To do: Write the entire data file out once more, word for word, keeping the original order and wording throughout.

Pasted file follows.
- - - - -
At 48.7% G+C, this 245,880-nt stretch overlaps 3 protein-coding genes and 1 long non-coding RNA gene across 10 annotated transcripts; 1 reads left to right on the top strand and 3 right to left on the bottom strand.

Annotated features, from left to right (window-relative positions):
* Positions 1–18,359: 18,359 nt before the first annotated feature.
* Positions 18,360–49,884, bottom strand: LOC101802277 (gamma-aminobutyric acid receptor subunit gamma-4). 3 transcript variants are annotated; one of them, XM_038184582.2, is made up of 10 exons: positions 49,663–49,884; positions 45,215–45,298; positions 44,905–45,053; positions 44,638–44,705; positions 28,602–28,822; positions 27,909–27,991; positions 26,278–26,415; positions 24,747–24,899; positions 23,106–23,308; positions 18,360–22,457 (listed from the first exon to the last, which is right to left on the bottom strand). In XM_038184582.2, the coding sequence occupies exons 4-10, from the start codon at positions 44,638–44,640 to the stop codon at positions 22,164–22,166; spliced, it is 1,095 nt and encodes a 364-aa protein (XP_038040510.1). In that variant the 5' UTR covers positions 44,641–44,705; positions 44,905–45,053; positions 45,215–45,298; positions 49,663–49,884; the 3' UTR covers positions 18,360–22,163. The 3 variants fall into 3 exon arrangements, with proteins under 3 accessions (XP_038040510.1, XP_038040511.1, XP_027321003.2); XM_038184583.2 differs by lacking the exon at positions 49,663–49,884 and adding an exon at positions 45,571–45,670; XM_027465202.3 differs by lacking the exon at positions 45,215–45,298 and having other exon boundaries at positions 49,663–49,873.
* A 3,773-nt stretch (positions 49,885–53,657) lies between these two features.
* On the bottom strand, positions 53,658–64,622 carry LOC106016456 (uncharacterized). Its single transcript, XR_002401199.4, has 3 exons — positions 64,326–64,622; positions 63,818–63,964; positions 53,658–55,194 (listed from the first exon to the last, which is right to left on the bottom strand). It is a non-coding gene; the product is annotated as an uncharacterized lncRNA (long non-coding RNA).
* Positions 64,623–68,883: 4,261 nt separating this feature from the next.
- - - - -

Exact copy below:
At 48.7% G+C, this 245,880-nt stretch overlaps 3 protein-coding genes and 1 long non-coding RNA gene across 10 annotated transcripts; 1 reads left to right on the top strand and 3 right to left on the bottom strand.

Annotated features, from left to right (window-relative positions):
* Positions 1–18,359: 18,359 nt before the first annotated feature.
* Positions 18,360–49,884, bottom strand: LOC101802277 (gamma-aminobutyric acid receptor subunit gamma-4). 3 transcript variants are annotated; one of them, XM_038184582.2, is made up of 10 exons: positions 49,663–49,884; positions 45,215–45,298; positions 44,905–45,053; positions 44,638–44,705; positions 28,602–28,822; positions 27,909–27,991; positions 26,278–26,415; positions 24,747–24,899; positions 23,106–23,308; positions 18,360–22,457 (listed from the first exon to the last, which is right to left on the bottom strand). In XM_038184582.2, the coding sequence occupies exons 4-10, from the start codon at positions 44,638–44,640 to the stop codon at positions 22,164–22,166; spliced, it is 1,095 nt and encodes a 364-aa protein (XP_038040510.1). In that variant the 5' UTR covers positions 44,641–44,705; positions 44,905–45,053; positions 45,215–45,298; positions 49,663–49,884; the 3' UTR covers positions 18,360–22,163. The 3 variants fall into 3 exon arrangements, with proteins under 3 accessions (XP_038040510.1, XP_038040511.1, XP_027321003.2); XM_038184583.2 differs by lacking the exon at positions 49,663–49,884 and adding an exon at positions 45,571–45,670; XM_027465202.3 differs by lacking the exon at positions 45,215–45,298 and having other exon boundaries at positions 49,663–49,873.
* A 3,773-nt stretch (positions 49,885–53,657) lies between these two features.
* On the bottom strand, positions 53,658–64,622 carry LOC106016456 (uncharacterized). Its single transcript, XR_002401199.4, has 3 exons — positions 64,326–64,622; positions 63,818–63,964; positions 53,658–55,194 (listed from the first exon to the last, which is right to left on the bottom strand). It is a non-coding gene; the product is annotated as an uncharacterized lncRNA (long non-coding RNA).
* Positions 64,623–68,883: 4,261 nt separating this feature from the next.